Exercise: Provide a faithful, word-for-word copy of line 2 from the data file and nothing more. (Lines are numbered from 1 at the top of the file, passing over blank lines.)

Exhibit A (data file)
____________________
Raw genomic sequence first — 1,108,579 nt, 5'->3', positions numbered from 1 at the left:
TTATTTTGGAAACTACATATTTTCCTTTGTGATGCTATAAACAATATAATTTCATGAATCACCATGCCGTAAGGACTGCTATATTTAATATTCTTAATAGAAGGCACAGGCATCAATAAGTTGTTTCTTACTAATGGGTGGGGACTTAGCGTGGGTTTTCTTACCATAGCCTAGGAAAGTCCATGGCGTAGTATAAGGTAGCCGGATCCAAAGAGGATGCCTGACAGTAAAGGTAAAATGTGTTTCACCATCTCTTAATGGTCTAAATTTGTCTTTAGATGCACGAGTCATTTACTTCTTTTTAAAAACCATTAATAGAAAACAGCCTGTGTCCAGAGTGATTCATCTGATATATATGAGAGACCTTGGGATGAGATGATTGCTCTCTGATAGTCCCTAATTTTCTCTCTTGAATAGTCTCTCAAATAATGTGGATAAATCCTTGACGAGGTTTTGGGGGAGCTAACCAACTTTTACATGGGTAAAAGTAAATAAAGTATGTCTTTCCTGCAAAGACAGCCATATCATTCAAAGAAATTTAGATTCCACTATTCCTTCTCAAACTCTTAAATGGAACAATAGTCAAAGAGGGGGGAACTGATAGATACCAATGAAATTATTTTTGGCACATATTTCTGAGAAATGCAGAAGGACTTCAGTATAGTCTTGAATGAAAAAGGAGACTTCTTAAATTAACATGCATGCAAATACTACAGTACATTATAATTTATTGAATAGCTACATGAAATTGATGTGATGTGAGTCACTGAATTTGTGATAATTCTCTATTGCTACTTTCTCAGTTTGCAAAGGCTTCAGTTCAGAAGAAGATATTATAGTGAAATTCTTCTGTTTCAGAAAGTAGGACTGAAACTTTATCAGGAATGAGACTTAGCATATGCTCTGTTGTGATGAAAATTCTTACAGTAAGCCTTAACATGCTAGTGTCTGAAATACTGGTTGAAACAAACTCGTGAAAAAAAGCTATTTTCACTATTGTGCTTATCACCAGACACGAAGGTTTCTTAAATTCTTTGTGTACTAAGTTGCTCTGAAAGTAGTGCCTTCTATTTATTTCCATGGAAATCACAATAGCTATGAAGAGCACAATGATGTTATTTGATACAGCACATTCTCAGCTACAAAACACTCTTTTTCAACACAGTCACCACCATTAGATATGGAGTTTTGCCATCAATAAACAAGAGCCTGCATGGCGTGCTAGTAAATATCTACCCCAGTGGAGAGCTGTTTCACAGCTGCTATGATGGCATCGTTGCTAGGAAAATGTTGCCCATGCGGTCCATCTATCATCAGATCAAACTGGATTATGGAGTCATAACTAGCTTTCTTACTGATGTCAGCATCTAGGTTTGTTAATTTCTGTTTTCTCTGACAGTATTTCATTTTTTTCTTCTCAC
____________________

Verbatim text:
TTATTTTGGAAACTACATATTTTCCTTTGTGATGCTATAAACAATATAATTTCATGAATCACCATGCCGTAAGGACTGCTATATTTAATATTCTTAATAGAAGGCACAGGCATCAATAAGTTGTTTCTTACTAATGGGTGGGGACTTAGCGTGGGTTTTCTTACCATAGCCTAGGAAAGTCCATGGCGTAGTATAAGGTAGCCGGATCCAAAGAGGATGCCTGACAGTAAAGGTAAAATGTGTTTCACCATCTCTTAATGGTCTAAATTTGTCTTTAGATGCACGAGTCATTTACTTCTTTTTAAAAACCATTAATAGAAAACAGCCTGTGTCCAGAGTGATTCATCTGATATATATGAGAGACCTTGGGATGAGATGATTGCTCTCTGATAGTCCCTAATTTTCTCTCTTGAATAGTCTCTCAAATAATGTGGATAAATCCTTGACGAGGTTTTGGGGGAGCTAACCAACTTTTACATGGGTAAAAGTAAATAAAGTATGTCTTTCCTGCAAAGACAGCCATATCATTCAAAGAAATTTAGATTCCACTATTCCTTCTCAAACTCTTAAATGGAACAATAGTCAAAGAGGGGGGAACTGATAGATACCAATGAAATTATTTTTGGCACATATTTCTGAGAAATGCAGAAGGACTTCAGTATAGTCTTGAATGAAAAAGGAGACTTCTTAAATTAACATGCATGCAAATACTACAGTACATTATAATTTATTGAATAGCTACATGAAATTGATGTGATGTGAGTCACTGAATTTGTGATAATTCTCTATTGCTACTTTCTCAGTTTGCAAAGGCTTCAGTTCAGAAGAAGATATTATAGTGAAATTCTTCTGTTTCAGAAAGTAGGACTGAAACTTTATCAGGAATGAGACTTAGCATATGCTCTGTTGTGATGAAAATTCTTACAGTAAGCCTTAACATGCTAGTGTCTGAAATACTGGTTGAAACAAACTCGTGAAAAAAAGCTATTTTCACTATTGTGCTTATCACCAGACACGAAGGTTTCTTAAATTCTTTGTGTACTAAGTTGCTCTGAAAGTAGTGCCTTCTATTTATTTCCATGGAAATCACAATAGCTATGAAGAGCACAATGATGTTATTTGATACAGCACATTCTCAGCTACAAAACACTCTTTTTCAACACAGTCACCACCATTAGATATGGAGTTTTGCCATCAATAAACAAGAGCCTGCATGGCGTGCTAGTAAATATCTACCCCAGTGGAGAGCTGTTTCACAGCTGCTATGATGGCATCGTTGCTAGGAAAATGTTGCCCATGCGGTCCATCTATCATCAGATCAAACTGGATTATGGAGTCATAACTAGCTTTCTTACTGATGTCAGCATCTAGGTTTGTTAATTTCTGTTTTCTCTGACAGTATTTCATTTTTTTCTTCTCAC